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1.
Lancet Microbe ; 3(10): e753-e761, 2022 Oct.
Article in English | MEDLINE | ID: covidwho-2004702

ABSTRACT

BACKGROUND: Assessment of disease severity associated with a novel pathogen or variant provides crucial information needed by public health agencies and governments to develop appropriate responses. The SARS-CoV-2 omicron variant of concern (VOC) spread rapidly through populations worldwide before robust epidemiological and laboratory data were available to investigate its relative severity. Here we develop a set of methods that make use of non-linked, aggregate data to promptly estimate the severity of a novel variant, compare its characteristics with those of previous VOCs, and inform data-driven public health responses. METHODS: Using daily population-level surveillance data from the National Institute for Communicable Diseases in South Africa (March 2, 2020, to Jan 28, 2022), we determined lag intervals most consistent with time from case ascertainment to hospital admission and within-hospital death through optimisation of the distance correlation coefficient in a time series analysis. We then used these intervals to estimate and compare age-stratified case-hospitalisation and case-fatality ratios across the four epidemic waves that South Africa has faced, each dominated by a different variant. FINDINGS: A total of 3 569 621 cases, 494 186 hospitalisations, and 99 954 deaths attributable to COVID-19 were included in the analyses. We found that lag intervals and disease severity were dependent on age and variant. At an aggregate level, fluctuations in cases were generally followed by a similar trend in hospitalisations within 7 days and deaths within 15 days. We noted a marked reduction in disease severity throughout the omicron period relative to previous waves (age-standardised case-fatality ratios were consistently reduced by >50%), most substantial for age strata with individuals 50 years or older. INTERPRETATION: This population-level time series analysis method, which calculates an optimal lag interval that is then used to inform the numerator of severity metrics including the case-hospitalisation and case-fatality ratio, provides useful and timely estimates of the relative effects of novel SARS-CoV-2 VOCs, especially for application in settings where resources are limited. FUNDING: National Institute for Communicable Diseases of South Africa, South African National Government.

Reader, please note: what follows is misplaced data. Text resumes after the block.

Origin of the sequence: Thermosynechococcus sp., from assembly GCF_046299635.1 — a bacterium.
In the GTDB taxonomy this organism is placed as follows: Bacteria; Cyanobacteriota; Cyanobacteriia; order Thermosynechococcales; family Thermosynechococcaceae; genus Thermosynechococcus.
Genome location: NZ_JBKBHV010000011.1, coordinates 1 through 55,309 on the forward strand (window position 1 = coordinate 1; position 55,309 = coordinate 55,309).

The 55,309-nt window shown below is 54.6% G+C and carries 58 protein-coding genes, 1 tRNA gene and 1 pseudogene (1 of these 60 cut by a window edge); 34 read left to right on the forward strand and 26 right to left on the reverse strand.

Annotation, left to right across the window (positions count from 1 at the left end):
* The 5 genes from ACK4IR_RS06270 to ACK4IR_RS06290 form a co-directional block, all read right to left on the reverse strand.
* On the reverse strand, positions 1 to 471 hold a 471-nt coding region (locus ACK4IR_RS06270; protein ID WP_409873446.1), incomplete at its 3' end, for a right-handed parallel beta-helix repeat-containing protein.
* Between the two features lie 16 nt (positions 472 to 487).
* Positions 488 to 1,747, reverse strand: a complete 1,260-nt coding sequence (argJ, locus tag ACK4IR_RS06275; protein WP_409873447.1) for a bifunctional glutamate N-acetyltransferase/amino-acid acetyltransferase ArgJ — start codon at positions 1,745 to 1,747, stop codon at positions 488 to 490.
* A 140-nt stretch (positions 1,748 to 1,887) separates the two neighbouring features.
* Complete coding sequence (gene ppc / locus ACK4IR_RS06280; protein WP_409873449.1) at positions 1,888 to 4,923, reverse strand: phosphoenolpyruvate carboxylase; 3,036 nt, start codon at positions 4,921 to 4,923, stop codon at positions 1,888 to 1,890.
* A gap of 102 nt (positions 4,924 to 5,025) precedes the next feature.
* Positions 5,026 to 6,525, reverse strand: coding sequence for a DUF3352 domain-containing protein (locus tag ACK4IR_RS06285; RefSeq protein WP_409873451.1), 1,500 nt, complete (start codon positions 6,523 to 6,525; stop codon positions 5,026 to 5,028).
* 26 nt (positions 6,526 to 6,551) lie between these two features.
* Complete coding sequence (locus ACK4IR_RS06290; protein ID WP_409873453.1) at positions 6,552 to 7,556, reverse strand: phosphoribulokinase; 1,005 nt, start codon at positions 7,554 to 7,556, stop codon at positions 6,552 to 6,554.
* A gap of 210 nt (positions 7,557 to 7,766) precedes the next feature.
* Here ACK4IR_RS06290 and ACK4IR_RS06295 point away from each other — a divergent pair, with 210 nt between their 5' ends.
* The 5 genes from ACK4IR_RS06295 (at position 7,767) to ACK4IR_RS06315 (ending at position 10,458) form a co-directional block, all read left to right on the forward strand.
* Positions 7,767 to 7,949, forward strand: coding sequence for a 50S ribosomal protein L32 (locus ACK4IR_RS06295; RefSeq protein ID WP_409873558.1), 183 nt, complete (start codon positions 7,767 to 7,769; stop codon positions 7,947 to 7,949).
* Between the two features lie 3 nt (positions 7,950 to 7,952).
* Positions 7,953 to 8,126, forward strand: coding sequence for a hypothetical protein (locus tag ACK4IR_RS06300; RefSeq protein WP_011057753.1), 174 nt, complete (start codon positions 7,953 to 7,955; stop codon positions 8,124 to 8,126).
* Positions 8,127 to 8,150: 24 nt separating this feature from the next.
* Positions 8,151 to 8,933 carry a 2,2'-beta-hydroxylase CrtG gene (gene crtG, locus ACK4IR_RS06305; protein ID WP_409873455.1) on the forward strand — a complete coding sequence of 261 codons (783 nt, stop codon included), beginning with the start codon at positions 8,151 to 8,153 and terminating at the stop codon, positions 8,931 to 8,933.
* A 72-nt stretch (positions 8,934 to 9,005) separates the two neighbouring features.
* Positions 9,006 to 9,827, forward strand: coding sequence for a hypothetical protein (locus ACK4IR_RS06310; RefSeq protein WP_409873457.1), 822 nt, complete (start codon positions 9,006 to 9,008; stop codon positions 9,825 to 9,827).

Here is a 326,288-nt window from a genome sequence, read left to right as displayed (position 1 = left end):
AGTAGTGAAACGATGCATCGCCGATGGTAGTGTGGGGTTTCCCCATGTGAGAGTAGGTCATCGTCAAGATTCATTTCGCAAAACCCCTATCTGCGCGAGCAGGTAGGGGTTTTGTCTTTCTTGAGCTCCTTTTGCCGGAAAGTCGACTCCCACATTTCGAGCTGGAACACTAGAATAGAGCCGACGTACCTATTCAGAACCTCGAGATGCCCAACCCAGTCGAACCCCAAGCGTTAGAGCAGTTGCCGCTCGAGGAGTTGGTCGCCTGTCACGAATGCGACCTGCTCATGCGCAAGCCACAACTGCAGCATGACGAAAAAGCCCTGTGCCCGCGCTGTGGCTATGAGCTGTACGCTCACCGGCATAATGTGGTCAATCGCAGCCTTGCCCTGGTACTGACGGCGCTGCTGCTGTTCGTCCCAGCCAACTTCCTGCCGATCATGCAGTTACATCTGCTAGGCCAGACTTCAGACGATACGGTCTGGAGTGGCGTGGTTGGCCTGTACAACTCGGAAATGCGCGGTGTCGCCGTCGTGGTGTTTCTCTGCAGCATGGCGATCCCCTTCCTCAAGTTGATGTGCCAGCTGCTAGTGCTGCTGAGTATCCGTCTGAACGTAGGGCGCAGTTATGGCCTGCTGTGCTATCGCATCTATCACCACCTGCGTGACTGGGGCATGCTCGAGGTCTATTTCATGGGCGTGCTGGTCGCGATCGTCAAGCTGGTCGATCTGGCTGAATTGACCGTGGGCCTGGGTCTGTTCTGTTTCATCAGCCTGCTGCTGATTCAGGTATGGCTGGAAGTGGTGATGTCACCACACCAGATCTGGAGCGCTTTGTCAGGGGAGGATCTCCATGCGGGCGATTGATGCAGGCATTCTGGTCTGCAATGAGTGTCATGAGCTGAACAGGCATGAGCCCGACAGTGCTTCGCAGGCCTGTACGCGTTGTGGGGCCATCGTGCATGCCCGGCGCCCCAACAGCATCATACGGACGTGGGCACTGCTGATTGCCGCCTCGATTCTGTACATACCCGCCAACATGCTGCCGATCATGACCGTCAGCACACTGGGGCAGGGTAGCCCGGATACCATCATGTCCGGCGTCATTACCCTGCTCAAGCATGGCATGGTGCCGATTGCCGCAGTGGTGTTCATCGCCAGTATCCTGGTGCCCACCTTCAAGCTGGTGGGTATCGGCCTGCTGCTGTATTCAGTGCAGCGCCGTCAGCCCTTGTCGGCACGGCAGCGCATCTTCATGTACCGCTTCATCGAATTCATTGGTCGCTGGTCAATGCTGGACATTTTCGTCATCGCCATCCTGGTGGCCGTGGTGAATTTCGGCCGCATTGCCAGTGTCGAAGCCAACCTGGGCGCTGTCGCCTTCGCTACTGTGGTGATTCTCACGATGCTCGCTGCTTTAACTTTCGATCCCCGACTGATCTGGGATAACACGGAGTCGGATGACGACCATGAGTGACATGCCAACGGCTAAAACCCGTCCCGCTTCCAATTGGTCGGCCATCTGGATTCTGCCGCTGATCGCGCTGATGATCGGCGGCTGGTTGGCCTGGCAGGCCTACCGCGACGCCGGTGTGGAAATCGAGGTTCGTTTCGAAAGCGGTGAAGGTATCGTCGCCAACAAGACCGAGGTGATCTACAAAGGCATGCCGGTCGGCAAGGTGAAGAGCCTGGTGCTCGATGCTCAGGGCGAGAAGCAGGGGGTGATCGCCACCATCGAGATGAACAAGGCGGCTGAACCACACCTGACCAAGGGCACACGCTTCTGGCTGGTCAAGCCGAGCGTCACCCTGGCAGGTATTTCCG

Subject(s)
COVID-19 , Communicable Diseases , COVID-19/epidemiology , Communicable Diseases/epidemiology , Humans , Middle Aged , SARS-CoV-2/genetics , South Africa/epidemiology , Time Factors
2.
J Infect Dis ; 226(10): 1704-1711, 2022 Nov 11.
Article in English | MEDLINE | ID: covidwho-2001321

ABSTRACT

BACKGROUND: Throughout the severe acute respiratory syndrome coronavirus 2 (SARS-CoV-2) pandemic, healthcare workers (HCWs) have faced risk of infection from within the workplace via patients and staff as well as from the outside community, complicating our ability to resolve transmission chains in order to inform hospital infection control policy. Here we show how the incorporation of sequences from public genomic databases aided genomic surveillance early in the pandemic when circulating viral diversity was limited. METHODS: We sequenced a subset of discarded, diagnostic SARS-CoV-2 isolates between March and May 2020 from Boston Medical Center HCWs and combined this data set with publicly available sequences from the surrounding community deposited in GISAID with the goal of inferring specific transmission routes. RESULTS: Contextualizing our data with publicly available sequences reveals that 73% (95% confidence interval, 63%-84%) of coronavirus disease 2019 cases in HCWs are likely novel introductions rather than nosocomial spread. CONCLUSIONS: We argue that introductions of SARS-CoV-2 into the hospital environment are frequent and that expanding public genomic surveillance can better aid infection control when determining routes of transmission.


Subject(s)